Future Challenge finalists announced
The three finalists for the 2018 edition of the ESA Challenge within the Copernicus Masters competition have been announced. The competition awards outstanding ideas and applications that use Earth observation data to tackle challenges faced by business and society.
The ESA Earth Observation Future Challenge looks for solutions in the areas of the internet of things, artificial intelligence and machine learning to explore the benefits of integrating Copernicus Earth observation data into a product or service.
The EU-led Copernicus programme and its family of Sentinel satellites provide users with free and open, near-real time data on a global level for use across a wide range of applications in many industries.
ESA Challenge solutions should clearly demonstrate how Copernicus data provides added benefits to users in areas such as smart cities, transport and mobility, health, tourism and agriculture.
This year, Buildspot, Heraspace and Myriad are all in the running for the top prize.
Buildspot is a monitoring tool for the construction field. It calculates construction site status, land artificialisation rates, and urbanisation transformation. Using Copernicus Sentinel-2 observations, Buildspot, developed by Pixstart, aims to save customers time by providing them with automatic reports thanks to weekly satellite revisits.
Heraspace helps fishermen locate the most profitable and sustainable fishing grounds, optimising operating budgets while reducing environmental impacts. It combines cutting-edge innovations in satellite oceanography, machine learning, crowd-sourcing, and blockchain technology to support the sustainable seafood industry and to provide traceability of seafood from the net to the dinner plate.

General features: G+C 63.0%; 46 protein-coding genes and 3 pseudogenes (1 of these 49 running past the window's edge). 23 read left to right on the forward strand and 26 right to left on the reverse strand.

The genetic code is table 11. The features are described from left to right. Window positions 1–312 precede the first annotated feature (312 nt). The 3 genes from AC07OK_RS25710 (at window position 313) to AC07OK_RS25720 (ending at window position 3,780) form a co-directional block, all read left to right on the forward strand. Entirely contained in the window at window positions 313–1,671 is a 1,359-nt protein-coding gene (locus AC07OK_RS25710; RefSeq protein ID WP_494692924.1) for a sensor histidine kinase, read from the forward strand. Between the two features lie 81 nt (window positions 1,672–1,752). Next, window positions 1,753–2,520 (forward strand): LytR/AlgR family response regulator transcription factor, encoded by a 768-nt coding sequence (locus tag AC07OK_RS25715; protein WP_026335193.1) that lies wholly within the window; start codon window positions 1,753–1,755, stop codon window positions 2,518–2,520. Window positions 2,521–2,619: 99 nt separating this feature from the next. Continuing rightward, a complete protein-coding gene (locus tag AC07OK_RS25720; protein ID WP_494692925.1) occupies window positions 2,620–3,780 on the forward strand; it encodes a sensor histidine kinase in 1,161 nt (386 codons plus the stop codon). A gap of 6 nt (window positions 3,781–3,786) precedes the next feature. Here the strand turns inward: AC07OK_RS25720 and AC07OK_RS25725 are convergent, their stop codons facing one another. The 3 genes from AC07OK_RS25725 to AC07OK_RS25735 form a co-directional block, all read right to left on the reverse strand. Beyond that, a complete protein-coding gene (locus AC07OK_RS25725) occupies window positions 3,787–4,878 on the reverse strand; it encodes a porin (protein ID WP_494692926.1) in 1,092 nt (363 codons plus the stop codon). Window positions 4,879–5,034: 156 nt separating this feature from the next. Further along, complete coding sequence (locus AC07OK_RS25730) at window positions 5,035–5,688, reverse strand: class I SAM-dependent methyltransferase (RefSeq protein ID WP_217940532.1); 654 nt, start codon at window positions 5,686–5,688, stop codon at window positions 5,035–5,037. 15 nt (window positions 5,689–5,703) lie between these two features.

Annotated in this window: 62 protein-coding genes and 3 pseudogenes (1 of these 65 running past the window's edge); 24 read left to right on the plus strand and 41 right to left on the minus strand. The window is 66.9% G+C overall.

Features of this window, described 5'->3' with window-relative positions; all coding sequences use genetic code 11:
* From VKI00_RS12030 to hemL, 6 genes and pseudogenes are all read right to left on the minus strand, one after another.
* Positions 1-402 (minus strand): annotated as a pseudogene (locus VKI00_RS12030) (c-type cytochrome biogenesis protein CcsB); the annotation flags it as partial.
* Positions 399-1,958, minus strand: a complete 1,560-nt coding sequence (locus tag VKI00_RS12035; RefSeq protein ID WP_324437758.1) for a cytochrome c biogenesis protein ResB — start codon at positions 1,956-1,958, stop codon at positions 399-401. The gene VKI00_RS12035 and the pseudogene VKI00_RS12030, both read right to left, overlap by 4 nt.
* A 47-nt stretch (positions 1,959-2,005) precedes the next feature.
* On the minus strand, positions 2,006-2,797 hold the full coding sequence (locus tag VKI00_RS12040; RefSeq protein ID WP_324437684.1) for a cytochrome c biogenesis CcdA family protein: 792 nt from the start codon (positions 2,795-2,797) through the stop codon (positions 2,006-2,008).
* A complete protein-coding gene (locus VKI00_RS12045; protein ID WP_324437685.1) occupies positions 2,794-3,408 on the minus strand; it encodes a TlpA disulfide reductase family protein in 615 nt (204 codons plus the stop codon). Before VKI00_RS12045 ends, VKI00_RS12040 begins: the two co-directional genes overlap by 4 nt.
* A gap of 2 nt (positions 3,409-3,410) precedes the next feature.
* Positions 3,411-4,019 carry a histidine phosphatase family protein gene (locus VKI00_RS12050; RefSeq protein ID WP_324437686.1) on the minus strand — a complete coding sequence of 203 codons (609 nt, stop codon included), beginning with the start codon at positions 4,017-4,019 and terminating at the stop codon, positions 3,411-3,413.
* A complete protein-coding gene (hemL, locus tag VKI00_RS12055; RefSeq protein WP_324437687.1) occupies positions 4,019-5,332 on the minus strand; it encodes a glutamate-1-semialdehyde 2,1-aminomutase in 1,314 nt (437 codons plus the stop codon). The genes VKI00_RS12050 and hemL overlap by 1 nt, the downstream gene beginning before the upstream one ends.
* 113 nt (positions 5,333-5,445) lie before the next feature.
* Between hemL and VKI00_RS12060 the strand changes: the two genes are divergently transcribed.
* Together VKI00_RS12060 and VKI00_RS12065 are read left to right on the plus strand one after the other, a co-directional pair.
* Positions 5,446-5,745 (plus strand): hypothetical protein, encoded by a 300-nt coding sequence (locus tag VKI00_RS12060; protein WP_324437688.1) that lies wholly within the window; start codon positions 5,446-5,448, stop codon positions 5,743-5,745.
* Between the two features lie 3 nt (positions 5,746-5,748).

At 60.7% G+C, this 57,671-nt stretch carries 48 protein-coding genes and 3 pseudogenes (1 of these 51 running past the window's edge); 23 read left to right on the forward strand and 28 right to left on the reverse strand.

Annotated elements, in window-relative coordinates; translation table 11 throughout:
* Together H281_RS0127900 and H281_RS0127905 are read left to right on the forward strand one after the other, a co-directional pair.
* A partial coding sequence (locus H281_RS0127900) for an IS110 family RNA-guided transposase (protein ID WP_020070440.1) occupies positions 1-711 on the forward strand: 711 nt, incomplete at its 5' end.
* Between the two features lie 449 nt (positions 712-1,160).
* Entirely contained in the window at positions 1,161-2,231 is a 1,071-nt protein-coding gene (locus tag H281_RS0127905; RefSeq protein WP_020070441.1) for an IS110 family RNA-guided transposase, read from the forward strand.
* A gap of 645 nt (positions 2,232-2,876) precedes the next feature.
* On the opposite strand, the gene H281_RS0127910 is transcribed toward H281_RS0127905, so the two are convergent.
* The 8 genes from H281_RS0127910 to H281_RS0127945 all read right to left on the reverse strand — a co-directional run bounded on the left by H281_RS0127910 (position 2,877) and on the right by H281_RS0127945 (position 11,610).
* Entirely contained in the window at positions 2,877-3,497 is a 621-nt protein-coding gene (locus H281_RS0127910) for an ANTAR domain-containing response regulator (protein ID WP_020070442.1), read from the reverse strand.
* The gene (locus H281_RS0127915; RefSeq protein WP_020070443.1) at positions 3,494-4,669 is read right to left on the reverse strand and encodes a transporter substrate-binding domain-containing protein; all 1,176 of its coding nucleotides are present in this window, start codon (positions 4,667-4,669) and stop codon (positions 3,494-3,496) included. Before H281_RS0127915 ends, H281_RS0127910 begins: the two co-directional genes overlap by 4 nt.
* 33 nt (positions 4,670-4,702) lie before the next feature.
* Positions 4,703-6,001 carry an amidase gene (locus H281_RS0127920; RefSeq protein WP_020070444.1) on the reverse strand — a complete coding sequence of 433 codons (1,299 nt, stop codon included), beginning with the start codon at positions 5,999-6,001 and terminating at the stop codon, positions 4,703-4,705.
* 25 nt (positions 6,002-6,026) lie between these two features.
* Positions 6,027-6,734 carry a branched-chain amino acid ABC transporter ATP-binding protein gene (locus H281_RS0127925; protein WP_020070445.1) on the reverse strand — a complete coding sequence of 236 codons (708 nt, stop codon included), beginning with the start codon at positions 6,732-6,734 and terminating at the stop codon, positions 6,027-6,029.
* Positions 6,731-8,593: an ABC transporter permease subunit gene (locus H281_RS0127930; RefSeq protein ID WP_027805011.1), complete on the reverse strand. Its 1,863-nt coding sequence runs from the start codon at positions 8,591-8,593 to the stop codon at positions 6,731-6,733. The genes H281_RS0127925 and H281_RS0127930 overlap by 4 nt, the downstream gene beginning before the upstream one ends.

Myriad is an automated unmanned aerial vehicle data acquisition system triggered by change detection. The solution will automatically monitor large industrial areas, This will reduce the timespan between detection and action, improving the safety, intelligence and decision making over industrial areas.
The winner of the ESA challenge will receive €15 000 in the form of cash, consulting, data packages and other benefits.
The full list of finalists for all the challenges is available on the competition website.
The winners will be announced on 4 December in Marseille, during the EU Space Week, at the joint award ceremony held for Copernicus and Galileo. The awards ceremony, Space Oscars 2018, is the culmination of the annual competition year for the Copernicus Masters and the European Satellite Navigation Competition.
ESA’s Director of Earth Observation Programmes, Josef Aschbacher, said, “There are Oscars for movies and now we also have the Oscars for the Copernicus and Galileo idea competitions.
“These two Masters have become wildly popular, not only in the Earth observation and navigation community. I am honoured to open the decisive jury meetings, deciding on this year's laureates.”